Tuesday, October 20, 2009

Tuesday Morning

US Stocks are slightly negative this morning, despite some better than expected earnings. Even the Nasdaq 100 (QQQQ) is struggling to hold gains, despite 14%-weighted Apple's enormous results last night, pushing that stock near all-time highs in early trading. Pfizer(PFE) and Caterpillar(CAT) also beat estimates and are trading higher. Coca-Cola (KO) missed earnings and is a drag on the Dow, as is UTX.

WSJ op-ed on the tragedy of Michigan's economy.
State lawmakers will soon face large budget deficits again, perhaps as much as $100 billion across the U.S. Here's some free budget-balancing advice: Steer clear of the Michigan model. The Wolverine state is once again set to run out of money, and it is once again poised to raise taxes even as jobs and businesses disappeared.

Worried about current policies, short-selling whiz David Einhorn is long gold.
he decided to invest in gold, even though futures hit a record price of $1,072 an ounce last week. Gold does well when "monetary and fiscal policies go awry," said the hedge-fund manager best known for shorting toppled investment bank Lehman Brothers. Specifically, Einhorn trashed the team's "too-big-to-fail" policy requiring taxpayers to prop up large, troubled institutions, like banks.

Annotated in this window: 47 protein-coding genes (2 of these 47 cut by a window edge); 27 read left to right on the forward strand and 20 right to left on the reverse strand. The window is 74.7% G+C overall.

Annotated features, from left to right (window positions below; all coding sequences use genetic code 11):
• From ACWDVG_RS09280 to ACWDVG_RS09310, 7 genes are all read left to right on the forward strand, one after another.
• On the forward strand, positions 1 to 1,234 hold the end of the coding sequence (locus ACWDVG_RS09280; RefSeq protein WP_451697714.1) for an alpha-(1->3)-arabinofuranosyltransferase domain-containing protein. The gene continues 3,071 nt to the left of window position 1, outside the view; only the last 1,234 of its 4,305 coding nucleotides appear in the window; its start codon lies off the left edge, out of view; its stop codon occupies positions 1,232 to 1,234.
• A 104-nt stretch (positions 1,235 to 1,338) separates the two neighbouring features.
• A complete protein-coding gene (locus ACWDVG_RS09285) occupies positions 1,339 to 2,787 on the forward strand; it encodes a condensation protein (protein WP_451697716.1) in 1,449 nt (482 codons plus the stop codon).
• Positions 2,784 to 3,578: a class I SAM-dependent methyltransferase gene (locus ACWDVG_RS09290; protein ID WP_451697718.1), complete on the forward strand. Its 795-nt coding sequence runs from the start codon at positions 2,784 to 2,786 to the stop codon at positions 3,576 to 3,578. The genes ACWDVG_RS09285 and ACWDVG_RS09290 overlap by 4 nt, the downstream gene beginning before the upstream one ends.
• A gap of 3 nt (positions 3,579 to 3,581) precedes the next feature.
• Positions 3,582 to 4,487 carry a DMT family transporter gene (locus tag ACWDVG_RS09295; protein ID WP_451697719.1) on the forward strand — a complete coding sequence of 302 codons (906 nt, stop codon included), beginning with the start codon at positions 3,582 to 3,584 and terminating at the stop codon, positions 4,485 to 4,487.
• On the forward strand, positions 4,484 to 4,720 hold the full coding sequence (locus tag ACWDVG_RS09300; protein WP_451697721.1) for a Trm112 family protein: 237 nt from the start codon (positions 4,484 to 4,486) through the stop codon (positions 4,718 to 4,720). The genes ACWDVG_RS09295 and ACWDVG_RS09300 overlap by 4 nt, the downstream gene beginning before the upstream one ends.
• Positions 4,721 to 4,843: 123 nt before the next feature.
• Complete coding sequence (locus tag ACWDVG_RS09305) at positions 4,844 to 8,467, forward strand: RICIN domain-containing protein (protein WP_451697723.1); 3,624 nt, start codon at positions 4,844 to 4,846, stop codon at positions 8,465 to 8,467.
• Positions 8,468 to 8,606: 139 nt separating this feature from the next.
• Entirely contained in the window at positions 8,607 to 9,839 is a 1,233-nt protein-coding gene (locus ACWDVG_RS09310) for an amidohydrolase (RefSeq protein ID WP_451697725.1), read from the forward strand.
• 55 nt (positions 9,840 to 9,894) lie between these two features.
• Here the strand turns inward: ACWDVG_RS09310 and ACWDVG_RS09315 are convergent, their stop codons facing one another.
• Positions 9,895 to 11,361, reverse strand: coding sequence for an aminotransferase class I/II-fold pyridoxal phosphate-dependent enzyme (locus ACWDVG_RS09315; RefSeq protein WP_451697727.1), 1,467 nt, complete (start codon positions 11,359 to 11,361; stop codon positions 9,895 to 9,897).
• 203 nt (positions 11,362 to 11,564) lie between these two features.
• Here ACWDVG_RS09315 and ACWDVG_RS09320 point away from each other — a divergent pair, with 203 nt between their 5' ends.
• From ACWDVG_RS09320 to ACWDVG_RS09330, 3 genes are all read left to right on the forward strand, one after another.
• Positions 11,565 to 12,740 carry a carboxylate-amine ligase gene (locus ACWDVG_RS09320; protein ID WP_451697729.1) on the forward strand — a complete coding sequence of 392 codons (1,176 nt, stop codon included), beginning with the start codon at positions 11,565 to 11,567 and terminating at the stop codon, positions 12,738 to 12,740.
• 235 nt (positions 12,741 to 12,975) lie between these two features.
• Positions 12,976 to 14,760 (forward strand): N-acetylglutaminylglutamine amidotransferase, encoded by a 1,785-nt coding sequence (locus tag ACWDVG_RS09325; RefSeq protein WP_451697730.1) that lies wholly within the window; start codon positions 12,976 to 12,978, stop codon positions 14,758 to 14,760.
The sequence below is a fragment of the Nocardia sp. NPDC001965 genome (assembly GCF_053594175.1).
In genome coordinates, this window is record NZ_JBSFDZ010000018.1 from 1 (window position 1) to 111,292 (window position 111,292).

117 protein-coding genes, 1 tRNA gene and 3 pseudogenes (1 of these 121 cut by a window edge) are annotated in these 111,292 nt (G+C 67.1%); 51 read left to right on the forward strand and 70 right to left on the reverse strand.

Not sure this is something to cheer, but Delaware court rulings may lead to more management-led buyouts.
One of the relics of 1980s deal-making was the large management buyout — such as the bid for RJR Nabisco — which has since seen its demise. But a recent decision in the Delaware Court of Chancery in the case of In Re John Q. Hammons Hotels, has the potential for bringing about a revival of this deal form.

After a massive insider trading bust, NYTimes examines the (sometimes) thin line between aggressive research and insider trading.
Some investment funds canvass doctors to scout out blockbuster drugs. Others pay meteorologists to forecast weather that will affect the price of oil and wheat. And still others hire corporate executives to provide an inside view of companies and industries. But now some of Wall Street’s biggest hedge funds are watching nervously as prosecutors say thatRaj Rajaratnam, a billionaire fund manager, went too far in this relentless quest for a trading edge.

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